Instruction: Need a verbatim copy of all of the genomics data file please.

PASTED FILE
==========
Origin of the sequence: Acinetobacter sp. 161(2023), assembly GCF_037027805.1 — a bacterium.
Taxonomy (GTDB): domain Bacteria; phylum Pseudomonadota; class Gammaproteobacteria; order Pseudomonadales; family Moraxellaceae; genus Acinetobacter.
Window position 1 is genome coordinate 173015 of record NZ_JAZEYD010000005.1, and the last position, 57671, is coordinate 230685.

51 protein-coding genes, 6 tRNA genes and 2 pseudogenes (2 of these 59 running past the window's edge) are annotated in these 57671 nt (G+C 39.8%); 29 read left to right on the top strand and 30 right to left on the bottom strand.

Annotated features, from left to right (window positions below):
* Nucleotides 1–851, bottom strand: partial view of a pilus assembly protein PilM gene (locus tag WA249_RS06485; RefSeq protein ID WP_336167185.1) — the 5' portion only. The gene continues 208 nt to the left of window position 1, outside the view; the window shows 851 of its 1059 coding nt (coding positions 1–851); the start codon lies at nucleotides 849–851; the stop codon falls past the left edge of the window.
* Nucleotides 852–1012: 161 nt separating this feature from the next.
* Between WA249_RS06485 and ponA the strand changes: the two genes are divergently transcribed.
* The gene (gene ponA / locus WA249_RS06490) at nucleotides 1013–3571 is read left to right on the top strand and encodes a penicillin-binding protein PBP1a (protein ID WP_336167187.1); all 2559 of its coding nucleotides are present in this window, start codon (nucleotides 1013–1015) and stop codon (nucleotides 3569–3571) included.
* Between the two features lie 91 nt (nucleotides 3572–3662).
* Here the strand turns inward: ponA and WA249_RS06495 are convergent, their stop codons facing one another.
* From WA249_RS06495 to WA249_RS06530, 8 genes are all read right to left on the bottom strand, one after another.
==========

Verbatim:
Origin of the sequence: Acinetobacter sp. 161(2023), assembly GCF_037027805.1 — a bacterium.
Taxonomy (GTDB): domain Bacteria; phylum Pseudomonadota; class Gammaproteobacteria; order Pseudomonadales; family Moraxellaceae; genus Acinetobacter.
Window position 1 is genome coordinate 173015 of record NZ_JAZEYD010000005.1, and the last position, 57671, is coordinate 230685.

51 protein-coding genes, 6 tRNA genes and 2 pseudogenes (2 of these 59 running past the window's edge) are annotated in these 57671 nt (G+C 39.8%); 29 read left to right on the top strand and 30 right to left on the bottom strand.

Annotated features, from left to right (window positions below):
* Nucleotides 1–851, bottom strand: partial view of a pilus assembly protein PilM gene (locus tag WA249_RS06485; RefSeq protein ID WP_336167185.1) — the 5' portion only. The gene continues 208 nt to the left of window position 1, outside the view; the window shows 851 of its 1059 coding nt (coding positions 1–851); the start codon lies at nucleotides 849–851; the stop codon falls past the left edge of the window.
* Nucleotides 852–1012: 161 nt separating this feature from the next.
* Between WA249_RS06485 and ponA the strand changes: the two genes are divergently transcribed.
* The gene (gene ponA / locus WA249_RS06490) at nucleotides 1013–3571 is read left to right on the top strand and encodes a penicillin-binding protein PBP1a (protein ID WP_336167187.1); all 2559 of its coding nucleotides are present in this window, start codon (nucleotides 1013–1015) and stop codon (nucleotides 3569–3571) included.
* Between the two features lie 91 nt (nucleotides 3572–3662).
* Here the strand turns inward: ponA and WA249_RS06495 are convergent, their stop codons facing one another.
* From WA249_RS06495 to WA249_RS06530, 8 genes are all read right to left on the bottom strand, one after another.